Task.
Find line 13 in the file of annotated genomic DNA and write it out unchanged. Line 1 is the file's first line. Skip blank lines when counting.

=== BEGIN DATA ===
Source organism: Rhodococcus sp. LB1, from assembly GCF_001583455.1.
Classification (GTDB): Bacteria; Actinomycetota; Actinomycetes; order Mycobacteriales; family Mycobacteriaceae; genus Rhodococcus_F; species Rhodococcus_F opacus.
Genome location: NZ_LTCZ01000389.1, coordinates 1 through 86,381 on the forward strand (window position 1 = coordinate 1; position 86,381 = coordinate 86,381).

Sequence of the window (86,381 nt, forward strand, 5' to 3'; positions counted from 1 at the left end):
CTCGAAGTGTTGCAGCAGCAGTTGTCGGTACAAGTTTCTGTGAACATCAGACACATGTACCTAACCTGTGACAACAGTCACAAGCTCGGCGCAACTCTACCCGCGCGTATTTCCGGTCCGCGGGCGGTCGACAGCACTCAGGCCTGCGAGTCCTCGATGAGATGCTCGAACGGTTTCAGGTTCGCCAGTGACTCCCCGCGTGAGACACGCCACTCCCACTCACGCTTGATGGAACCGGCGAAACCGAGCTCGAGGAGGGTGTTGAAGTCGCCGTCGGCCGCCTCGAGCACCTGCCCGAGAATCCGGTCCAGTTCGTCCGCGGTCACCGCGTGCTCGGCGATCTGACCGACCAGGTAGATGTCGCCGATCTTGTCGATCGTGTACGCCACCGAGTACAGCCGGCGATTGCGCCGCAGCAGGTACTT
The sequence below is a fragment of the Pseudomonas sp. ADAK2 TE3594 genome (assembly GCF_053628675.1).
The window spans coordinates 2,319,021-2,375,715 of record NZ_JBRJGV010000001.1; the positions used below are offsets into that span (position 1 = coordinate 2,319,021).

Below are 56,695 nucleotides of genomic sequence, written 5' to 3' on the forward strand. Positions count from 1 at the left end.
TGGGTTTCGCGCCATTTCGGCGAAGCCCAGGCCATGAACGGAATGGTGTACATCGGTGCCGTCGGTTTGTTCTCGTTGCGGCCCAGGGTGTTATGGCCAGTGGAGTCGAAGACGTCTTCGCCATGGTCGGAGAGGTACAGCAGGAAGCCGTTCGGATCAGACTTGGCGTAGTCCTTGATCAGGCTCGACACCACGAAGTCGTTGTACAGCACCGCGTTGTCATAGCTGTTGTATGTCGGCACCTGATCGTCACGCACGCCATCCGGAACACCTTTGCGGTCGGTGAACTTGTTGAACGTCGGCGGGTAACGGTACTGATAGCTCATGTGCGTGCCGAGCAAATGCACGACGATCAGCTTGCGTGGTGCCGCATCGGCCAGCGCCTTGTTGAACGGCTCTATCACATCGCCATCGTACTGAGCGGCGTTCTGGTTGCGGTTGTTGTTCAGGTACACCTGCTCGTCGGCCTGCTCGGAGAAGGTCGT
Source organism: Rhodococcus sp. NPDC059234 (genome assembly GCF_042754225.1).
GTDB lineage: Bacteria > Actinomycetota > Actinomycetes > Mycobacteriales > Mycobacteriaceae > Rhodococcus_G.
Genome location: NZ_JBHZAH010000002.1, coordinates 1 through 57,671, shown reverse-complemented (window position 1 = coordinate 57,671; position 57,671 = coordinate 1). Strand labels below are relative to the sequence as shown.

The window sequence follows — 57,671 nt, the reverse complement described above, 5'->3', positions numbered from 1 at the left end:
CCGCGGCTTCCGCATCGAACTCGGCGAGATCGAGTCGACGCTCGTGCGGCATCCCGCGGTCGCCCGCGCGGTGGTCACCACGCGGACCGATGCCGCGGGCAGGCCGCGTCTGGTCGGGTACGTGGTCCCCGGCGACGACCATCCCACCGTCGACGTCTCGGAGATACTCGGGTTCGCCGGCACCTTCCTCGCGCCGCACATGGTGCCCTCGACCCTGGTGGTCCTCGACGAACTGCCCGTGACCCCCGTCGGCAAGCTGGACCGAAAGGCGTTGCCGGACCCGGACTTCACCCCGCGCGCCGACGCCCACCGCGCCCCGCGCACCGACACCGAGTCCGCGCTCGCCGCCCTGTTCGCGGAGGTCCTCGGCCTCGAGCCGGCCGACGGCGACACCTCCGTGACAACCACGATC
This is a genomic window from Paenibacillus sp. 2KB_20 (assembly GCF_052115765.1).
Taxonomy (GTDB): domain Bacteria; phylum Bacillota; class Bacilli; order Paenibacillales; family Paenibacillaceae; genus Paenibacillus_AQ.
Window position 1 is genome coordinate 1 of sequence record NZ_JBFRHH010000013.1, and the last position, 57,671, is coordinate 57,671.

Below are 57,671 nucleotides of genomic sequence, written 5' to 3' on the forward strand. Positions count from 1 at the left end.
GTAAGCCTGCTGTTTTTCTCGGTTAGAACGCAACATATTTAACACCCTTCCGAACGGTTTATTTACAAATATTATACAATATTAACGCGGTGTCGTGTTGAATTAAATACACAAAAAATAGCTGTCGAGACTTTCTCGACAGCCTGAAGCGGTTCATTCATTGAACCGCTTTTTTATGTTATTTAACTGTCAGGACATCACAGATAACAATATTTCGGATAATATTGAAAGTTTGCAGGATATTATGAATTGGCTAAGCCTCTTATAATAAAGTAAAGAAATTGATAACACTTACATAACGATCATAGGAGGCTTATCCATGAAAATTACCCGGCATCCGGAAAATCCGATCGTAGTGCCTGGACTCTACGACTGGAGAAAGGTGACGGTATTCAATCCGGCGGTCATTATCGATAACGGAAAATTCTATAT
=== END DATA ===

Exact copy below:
The window sequence follows — 57,671 nt, the reverse complement described above, 5'->3', positions numbered from 1 at the left end: